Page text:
A fisherman practices his sport at the base of Byrd Creek Dam. (Photo: Bob Butters)

Even though Cumberland Mountain State Park isn’t known for spectacular waterfalls or panoramic vistas, this plateau-top natural treasure is certainly worth a visit.

Located on the outskirts of Crossville, Tennessee, on a broad and relatively flat section of the Cumberland Plateau, this 1,720-acre park, shaped like an inverted C, contains 14 miles of hiking trails. In addition, the park features a popular buffet-style restaurant, a 50-acre lake, an 18-hole golf course, a picnic area, cabins, a combined total of 145 tent and RV campsites, and more.

Byrd Lake, created when a dam was built on Byrd Creek in the 1930s, is the park’s main focal point. Rental fishing boats, paddleboards, canoes, kayaks and pedal boats are available for use on the lake. Fishing is allowed, with bass, bluegill and catfish being caught year-round and trout stocked in the winter. Almost 3 miles of hiking trails circle the lake, and a wooden footbridge allows options for a 2-mile or a 0.7-mile loop.

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This rock beside the Pioneer Short Loop provides a good view of Byrd Lake. (Photo: Bob Butters)

On a recent visit, I explored the 2-mile Pioneer Short Loop, beginning near the boathouse and following upstream along the shoreline of the increasingly narrowing lake. The trail passes through an abundant variety of plant life, which includes mountain laurel, white pines and hemlock trees. It’s easy to believe the claim that the park contains every type of tree, shrub and flower found on the Cumberland Plateau. One can also see good birding potential, especially around the lake.

In a mile, the main Pioneer Loop continues following Byrd Creek for an additional 3-mile loop, while the Pioneer Short Loop crosses the creek on a swinging bridge and heads back along the other side of the lake. A long wooden footbridge took us back across the lake to our starting point.

The footbridge across Byrd Lake. (Photo: Bob Butters)

Afterward, I hiked the 1-mile Cumberland Plateau Nature Trail, which follows a loop through another biodiverse forest area next to Byrd Creek downstream from the dam. It connects to the 2.1-mile Byrd Creek Trail, which in turn accesses the 6-mile Overnight Trail. Note: The 0.7-mile Byrd Lake Trail, just above the dam, is currently closed until further notice for the construction of an Americans With Disabilities Act-compliant paved trail. In addition to the hiking trails, a new mountain bike trail is in the works.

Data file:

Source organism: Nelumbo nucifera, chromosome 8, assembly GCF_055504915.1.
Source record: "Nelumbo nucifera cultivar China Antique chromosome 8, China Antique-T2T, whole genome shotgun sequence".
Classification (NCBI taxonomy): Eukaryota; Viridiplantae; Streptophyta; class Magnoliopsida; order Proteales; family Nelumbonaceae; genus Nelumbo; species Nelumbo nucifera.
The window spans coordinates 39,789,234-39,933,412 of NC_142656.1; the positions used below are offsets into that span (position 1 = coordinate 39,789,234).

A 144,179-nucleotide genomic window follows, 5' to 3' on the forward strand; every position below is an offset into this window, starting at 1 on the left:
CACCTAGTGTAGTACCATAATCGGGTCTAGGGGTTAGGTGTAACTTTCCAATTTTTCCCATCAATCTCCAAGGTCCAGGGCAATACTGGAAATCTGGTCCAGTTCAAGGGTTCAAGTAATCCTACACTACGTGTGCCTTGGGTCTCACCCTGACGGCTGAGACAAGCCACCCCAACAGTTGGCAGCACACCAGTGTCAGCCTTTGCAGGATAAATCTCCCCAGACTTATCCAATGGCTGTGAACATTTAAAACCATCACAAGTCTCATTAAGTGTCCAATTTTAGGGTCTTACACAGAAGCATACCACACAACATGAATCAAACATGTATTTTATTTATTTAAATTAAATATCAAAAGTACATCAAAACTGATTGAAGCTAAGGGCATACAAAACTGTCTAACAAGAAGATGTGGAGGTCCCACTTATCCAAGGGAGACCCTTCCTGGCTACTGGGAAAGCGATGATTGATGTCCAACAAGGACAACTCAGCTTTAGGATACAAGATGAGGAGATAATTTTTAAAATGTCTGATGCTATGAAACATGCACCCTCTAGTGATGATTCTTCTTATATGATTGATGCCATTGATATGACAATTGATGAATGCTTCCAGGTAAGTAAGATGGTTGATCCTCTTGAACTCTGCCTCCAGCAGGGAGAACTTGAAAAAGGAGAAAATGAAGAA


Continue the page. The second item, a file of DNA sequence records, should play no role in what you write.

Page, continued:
Other park amenities include an Olympic-sized swimming pool, a recreation lodge, a group lodge, a visitors center, a camp store, a gift shop inside the restaurant and several picnic pavilions. At the time of my visit, an aviary next door to the camp store appeared to house only a barn owl and a red-tailed hawk.

One of the park’s original buildings contains a bathhouse, picnic pavilion and CCC museum. (Photo: Bob Butters)

History of the park
Cumberland Mountain State Park was originally created to serve as a recreational facility for residents of the nearby Cumberland Homesteads community. A New Deal era project, Cumberland Homesteads was established in 1934 to be a model cooperative community for the region’s distressed farmers, coal miners and factory workers. The community, which housed 250 families, never achieved the level of success envisioned, and the federal government withdrew its involvement in the 1940s. Most of the houses, made of Crab Orchard sandstone, remain and are today part of the Cumberland Homesteads Historic District.

The Works Progress Administration and the Civilian Conservation Corps helped construct the park’s original buildings and other facilities. The CCC completed construction of the unique Byrd Creek Dam, also made of Crab Orchard sandstone, in 1938. The 28-foot-high, 319-foot-long dam is the largest masonry project ever constructed by the CCC. The state of Tennessee acquired the park in 1938. Alvin C. York, of World War I fame, was the park’s first superintendent.

The main park road crosses the top of the historical Byrd Creek Dam. (Photo: Bob Butters)

One of the original park structures, a combination bathhouse and picnic pavilion next door to the restaurant, houses a CCC museum that contains historical photos and considerable information about the history of the park and the Cumberland Homesteads.

If you’ve not yet visited Cumberland Mountain State Park, I recommend taking the opportunity to explore its trails and history. You may find this unassuming park offers more than you expected.

Click here for a trail map.

Get directions and contact information here. Cumberland Mountain State Park is approximately 80 miles from downtown Chattanooga.

Learn more on the park’s website.

A tranquil scene on Byrd Lake. (Photo: Bob Butters)

Bob Butters explores nature and the outdoors, primarily in and near the South Cumberland region, and publishes the blog www.Nickajack-Naturalist.com. The opinions expressed in this column belong solely to the author, not Nooga.com or its employees.

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